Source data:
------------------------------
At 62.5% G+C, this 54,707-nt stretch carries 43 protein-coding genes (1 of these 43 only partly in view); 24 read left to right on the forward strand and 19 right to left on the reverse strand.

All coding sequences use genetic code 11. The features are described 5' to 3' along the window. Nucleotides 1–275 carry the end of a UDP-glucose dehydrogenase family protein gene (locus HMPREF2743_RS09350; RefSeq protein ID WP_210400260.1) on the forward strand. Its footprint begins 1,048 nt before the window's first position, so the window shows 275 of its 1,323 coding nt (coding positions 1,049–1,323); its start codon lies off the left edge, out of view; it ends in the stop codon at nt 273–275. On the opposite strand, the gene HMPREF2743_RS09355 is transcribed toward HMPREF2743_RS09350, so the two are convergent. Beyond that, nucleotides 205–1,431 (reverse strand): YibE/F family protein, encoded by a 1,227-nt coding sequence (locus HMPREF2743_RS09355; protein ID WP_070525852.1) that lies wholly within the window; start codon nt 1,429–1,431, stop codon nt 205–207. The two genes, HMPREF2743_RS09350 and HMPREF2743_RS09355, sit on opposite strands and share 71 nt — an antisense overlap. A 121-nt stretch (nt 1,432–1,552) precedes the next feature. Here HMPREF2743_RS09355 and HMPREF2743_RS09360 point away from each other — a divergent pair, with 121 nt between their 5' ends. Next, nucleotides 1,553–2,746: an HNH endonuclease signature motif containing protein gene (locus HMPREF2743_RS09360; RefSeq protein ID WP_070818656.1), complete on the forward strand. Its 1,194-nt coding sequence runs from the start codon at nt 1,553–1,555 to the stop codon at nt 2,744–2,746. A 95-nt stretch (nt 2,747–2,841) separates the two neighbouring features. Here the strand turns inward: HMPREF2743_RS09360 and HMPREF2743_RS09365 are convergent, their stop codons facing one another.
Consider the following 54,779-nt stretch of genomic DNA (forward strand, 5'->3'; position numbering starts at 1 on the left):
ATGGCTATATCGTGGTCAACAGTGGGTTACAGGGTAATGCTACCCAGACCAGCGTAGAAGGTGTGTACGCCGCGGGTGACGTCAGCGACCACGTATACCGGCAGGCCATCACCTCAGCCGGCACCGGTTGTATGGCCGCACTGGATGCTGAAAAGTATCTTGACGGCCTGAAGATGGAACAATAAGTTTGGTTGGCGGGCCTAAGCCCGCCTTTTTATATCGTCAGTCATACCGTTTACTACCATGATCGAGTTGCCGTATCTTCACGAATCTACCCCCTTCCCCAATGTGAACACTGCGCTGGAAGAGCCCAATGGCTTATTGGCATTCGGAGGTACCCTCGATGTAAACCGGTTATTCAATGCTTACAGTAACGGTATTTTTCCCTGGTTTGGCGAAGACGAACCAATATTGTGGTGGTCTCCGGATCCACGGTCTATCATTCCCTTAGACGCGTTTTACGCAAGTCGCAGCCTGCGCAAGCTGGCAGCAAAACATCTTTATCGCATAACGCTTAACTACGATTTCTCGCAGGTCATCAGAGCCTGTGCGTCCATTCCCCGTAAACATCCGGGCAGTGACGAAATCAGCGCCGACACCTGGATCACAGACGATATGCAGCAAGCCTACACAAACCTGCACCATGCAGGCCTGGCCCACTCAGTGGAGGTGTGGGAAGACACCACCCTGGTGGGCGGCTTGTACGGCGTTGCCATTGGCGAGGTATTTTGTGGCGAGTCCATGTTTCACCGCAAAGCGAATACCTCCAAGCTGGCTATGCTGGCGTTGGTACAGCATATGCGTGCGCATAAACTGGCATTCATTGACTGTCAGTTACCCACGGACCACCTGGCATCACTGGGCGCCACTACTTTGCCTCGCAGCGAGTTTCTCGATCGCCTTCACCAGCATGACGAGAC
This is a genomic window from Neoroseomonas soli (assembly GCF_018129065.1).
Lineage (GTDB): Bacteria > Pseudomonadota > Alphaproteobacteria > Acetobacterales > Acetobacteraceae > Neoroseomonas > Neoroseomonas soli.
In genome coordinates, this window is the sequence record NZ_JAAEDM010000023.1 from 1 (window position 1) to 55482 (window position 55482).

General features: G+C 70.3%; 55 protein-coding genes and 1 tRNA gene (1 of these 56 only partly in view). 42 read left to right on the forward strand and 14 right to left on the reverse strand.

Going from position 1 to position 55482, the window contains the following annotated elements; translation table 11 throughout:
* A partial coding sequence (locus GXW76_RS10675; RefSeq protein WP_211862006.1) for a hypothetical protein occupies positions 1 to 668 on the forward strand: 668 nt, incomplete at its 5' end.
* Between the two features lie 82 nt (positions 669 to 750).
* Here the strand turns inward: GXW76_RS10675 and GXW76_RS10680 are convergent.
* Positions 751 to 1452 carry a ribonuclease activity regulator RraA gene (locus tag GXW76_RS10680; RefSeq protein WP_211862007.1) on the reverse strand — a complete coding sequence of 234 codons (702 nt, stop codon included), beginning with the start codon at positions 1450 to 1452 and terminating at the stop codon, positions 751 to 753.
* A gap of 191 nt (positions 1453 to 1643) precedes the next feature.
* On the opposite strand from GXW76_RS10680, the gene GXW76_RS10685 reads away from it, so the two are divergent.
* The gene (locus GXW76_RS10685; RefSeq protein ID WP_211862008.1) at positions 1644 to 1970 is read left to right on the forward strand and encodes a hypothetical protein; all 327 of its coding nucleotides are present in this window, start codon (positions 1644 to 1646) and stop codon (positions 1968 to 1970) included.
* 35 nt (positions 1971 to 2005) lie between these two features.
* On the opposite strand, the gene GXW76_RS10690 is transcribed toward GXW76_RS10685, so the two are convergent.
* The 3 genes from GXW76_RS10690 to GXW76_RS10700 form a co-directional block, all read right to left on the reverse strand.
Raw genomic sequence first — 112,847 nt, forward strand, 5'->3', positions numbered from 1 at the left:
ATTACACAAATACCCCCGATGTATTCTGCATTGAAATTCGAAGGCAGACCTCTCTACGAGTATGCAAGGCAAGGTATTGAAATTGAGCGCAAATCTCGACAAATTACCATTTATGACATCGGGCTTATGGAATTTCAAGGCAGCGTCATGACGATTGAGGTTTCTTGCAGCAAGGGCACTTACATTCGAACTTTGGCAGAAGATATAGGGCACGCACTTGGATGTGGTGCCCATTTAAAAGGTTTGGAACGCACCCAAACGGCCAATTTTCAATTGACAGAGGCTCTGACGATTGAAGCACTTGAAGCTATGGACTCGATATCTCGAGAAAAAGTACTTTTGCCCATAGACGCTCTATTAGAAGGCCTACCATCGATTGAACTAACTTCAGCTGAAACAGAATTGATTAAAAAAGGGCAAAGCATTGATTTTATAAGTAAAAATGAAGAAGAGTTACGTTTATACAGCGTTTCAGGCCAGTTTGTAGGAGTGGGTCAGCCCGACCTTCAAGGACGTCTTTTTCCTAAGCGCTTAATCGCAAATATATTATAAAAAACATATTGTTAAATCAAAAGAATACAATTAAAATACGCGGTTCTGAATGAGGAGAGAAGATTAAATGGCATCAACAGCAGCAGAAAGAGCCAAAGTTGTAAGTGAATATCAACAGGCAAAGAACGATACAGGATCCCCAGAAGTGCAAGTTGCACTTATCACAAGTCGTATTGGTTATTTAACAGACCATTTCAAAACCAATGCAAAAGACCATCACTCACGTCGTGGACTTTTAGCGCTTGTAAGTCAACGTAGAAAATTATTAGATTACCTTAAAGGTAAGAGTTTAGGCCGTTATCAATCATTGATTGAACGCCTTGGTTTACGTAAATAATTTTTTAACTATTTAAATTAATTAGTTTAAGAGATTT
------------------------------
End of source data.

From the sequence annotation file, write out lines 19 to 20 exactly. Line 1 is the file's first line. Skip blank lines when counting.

* The 3 genes from GXW76_RS10690 to GXW76_RS10700 form a co-directional block, all read right to left on the reverse strand.
Raw genomic sequence first — 112,847 nt, forward strand, 5'->3', positions numbered from 1 at the left: